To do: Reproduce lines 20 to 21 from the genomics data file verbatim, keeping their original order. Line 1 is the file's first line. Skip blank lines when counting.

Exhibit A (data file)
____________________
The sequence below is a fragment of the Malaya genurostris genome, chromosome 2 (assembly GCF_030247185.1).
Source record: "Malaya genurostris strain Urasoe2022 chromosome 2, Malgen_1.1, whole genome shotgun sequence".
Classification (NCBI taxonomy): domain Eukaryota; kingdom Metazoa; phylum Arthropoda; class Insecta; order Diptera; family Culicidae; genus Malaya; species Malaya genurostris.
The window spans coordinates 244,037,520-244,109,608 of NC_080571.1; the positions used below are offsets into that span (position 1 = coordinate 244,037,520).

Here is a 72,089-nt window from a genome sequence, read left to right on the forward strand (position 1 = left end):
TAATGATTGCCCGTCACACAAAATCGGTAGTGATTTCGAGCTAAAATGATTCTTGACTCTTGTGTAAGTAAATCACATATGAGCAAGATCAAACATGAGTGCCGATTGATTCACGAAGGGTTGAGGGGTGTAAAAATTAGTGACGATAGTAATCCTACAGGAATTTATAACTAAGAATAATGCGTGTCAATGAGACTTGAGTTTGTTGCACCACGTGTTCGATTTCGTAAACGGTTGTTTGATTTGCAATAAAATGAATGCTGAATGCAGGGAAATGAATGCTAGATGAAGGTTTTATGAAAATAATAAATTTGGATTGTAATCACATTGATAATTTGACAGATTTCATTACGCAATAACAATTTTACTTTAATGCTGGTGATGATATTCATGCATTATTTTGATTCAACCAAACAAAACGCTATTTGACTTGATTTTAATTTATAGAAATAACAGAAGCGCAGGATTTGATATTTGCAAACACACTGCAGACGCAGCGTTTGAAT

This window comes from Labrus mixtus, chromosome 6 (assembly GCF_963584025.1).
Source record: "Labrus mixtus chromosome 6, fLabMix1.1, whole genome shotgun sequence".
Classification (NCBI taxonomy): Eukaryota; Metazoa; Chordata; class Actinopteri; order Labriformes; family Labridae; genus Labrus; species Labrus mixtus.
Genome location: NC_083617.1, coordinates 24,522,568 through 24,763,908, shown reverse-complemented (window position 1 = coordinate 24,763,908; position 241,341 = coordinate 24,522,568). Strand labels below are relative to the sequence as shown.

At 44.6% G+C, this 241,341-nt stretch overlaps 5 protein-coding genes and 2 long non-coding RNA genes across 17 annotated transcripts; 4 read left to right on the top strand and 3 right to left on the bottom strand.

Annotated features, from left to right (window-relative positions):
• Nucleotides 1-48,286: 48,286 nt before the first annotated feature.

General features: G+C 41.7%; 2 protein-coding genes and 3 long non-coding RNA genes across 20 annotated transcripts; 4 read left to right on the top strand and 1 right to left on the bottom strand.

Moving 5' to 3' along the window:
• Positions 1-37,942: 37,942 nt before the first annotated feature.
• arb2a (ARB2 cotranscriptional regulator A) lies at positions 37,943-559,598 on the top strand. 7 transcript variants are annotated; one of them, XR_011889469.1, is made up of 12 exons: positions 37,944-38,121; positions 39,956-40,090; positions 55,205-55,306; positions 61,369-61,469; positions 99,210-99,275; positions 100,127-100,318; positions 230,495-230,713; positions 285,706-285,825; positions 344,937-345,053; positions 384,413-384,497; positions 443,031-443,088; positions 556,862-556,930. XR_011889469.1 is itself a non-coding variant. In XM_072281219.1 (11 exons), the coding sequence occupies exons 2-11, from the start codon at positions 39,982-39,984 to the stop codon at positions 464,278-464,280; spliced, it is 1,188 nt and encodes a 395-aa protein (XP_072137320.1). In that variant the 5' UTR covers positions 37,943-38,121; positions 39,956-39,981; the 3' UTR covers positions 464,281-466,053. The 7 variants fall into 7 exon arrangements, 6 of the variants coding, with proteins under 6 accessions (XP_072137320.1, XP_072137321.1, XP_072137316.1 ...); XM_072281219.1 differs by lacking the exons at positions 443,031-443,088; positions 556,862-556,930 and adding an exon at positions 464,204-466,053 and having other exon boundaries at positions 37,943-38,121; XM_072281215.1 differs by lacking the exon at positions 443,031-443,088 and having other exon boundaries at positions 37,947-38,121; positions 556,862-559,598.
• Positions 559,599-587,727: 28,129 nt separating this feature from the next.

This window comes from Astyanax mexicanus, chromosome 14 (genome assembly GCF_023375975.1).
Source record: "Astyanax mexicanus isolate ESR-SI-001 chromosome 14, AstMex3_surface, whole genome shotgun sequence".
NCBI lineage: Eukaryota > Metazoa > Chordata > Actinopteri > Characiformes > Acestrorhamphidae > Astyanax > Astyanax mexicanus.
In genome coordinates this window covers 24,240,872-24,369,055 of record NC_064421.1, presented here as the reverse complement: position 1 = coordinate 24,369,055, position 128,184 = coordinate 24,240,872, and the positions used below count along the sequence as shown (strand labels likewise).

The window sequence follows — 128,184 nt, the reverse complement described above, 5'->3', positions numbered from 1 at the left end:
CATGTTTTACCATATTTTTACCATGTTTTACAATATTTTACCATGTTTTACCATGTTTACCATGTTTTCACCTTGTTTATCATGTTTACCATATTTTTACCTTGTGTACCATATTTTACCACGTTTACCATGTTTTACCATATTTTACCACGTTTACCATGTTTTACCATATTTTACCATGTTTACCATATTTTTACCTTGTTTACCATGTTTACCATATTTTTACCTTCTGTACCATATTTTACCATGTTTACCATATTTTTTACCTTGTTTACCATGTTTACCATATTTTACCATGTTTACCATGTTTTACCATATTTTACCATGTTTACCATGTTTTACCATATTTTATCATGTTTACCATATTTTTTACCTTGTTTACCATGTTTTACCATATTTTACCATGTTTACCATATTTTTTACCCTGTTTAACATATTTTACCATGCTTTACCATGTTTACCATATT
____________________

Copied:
Source record: "Astyanax mexicanus isolate ESR-SI-001 chromosome 14, AstMex3_surface, whole genome shotgun sequence".
NCBI lineage: Eukaryota > Metazoa > Chordata > Actinopteri > Characiformes > Acestrorhamphidae > Astyanax > Astyanax mexicanus.